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Quiz – Why Do Parents Overindulge

Since overindulgence is a form of neglect and causes such pain, inconvenience, and distress later in life, why would parents do that? We often hear that is because of affluence, or that parents give what they didn’t have. The overindulgence studies indicated that overindulging can happen at any income level.

Take the following true-false quiz and guess which reasons were reported in the overindulgence research. Circle T if you believe the reason was true or F if you believe the reason was not reported.

T F Guilt – a little guilt/a little gift TF Parents were overindulged TF Came from scarcity
T F Masking favoritism

T F To compete with other adults
T F To control kids
T F To “make smooths” – fear confrontation or rejection
T F To project a parent vision of the child
T F To feel like I am a good parent
T F No skill to set limits
T F Trying to be fair
T F Competition with spouse over control of child
T F Taking path of least resistance
T F Quick fix for whining
T F To cover conflicting parenting goals
T F Seduction – to be popular – for needs of seducer
T F Compensating for abusive parent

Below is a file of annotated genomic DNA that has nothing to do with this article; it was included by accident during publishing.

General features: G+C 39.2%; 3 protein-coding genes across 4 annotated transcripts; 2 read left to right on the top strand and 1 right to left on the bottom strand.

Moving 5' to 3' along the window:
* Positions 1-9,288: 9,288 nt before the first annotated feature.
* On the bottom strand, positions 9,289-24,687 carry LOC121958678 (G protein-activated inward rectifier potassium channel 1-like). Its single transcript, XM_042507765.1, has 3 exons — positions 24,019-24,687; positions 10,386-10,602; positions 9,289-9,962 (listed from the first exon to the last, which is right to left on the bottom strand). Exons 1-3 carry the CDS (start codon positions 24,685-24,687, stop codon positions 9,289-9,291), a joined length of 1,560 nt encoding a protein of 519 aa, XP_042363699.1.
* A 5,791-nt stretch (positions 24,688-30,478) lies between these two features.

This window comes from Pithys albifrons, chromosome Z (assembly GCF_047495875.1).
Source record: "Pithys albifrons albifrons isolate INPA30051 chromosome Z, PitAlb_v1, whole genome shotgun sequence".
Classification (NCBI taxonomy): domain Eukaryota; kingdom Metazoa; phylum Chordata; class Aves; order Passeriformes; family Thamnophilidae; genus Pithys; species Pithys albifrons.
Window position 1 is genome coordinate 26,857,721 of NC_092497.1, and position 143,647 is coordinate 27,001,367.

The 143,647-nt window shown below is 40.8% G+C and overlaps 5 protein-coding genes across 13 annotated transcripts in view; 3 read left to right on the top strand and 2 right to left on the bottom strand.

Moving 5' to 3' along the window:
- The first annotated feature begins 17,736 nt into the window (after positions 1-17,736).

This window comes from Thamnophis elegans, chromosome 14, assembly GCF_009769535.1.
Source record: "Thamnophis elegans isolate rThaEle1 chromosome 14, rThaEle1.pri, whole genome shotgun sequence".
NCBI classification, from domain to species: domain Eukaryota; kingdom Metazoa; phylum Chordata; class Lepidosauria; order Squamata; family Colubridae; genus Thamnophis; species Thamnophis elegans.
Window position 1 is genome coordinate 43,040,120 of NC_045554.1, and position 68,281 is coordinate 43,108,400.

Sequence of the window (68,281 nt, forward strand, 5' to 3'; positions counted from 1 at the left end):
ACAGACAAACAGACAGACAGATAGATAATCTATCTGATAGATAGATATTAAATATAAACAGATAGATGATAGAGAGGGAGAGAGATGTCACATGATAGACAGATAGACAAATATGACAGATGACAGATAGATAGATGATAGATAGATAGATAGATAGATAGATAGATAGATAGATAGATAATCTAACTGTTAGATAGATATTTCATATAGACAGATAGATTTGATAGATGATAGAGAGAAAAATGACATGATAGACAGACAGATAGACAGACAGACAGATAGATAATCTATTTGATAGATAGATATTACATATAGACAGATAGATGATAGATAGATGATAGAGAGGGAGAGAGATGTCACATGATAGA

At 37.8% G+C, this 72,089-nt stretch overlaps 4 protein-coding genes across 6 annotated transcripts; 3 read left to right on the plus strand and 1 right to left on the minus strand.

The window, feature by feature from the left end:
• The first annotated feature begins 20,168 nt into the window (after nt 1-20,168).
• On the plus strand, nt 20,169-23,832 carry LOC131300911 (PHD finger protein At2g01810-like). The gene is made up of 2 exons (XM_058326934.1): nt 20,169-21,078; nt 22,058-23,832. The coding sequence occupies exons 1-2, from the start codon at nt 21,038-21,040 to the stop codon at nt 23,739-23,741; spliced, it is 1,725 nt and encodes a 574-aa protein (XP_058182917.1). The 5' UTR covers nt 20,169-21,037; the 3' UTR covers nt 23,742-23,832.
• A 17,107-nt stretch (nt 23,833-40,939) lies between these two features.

T F Compensating for absent parent
T F Buying love by absent parent
T F Buying favors
T F Child idolatry
T F Build parents’ own self-esteem – “What a good parent I am”
T F Media programming
T F To make child happy
T F To set up peer group competition among children
T F Compete with parent peer group
T F Afraid of child’s anger
T F For a child who is “less than”
T F Giving love without balancing it with rules
T F Projects parents’ needs onto children – parent didn’t get to do hockey camp, be captain TF Contrary parenting – to oppose spouse or grandparents
T F Want child to have what they didn’t have
T F Don’t know child development
T F Yield to pressure of media or children
T F Habitually codependent with everyone
T F To keep child quiet because spouse gets violent

All of the reasons were reported in research done by Jean Illsley Clarke and Dr. David Bredehoft. Quiz from Growing Up Again by Jean Illsley Clarke & Connie Dawson, Center City, MN: Hazelden, 1998.

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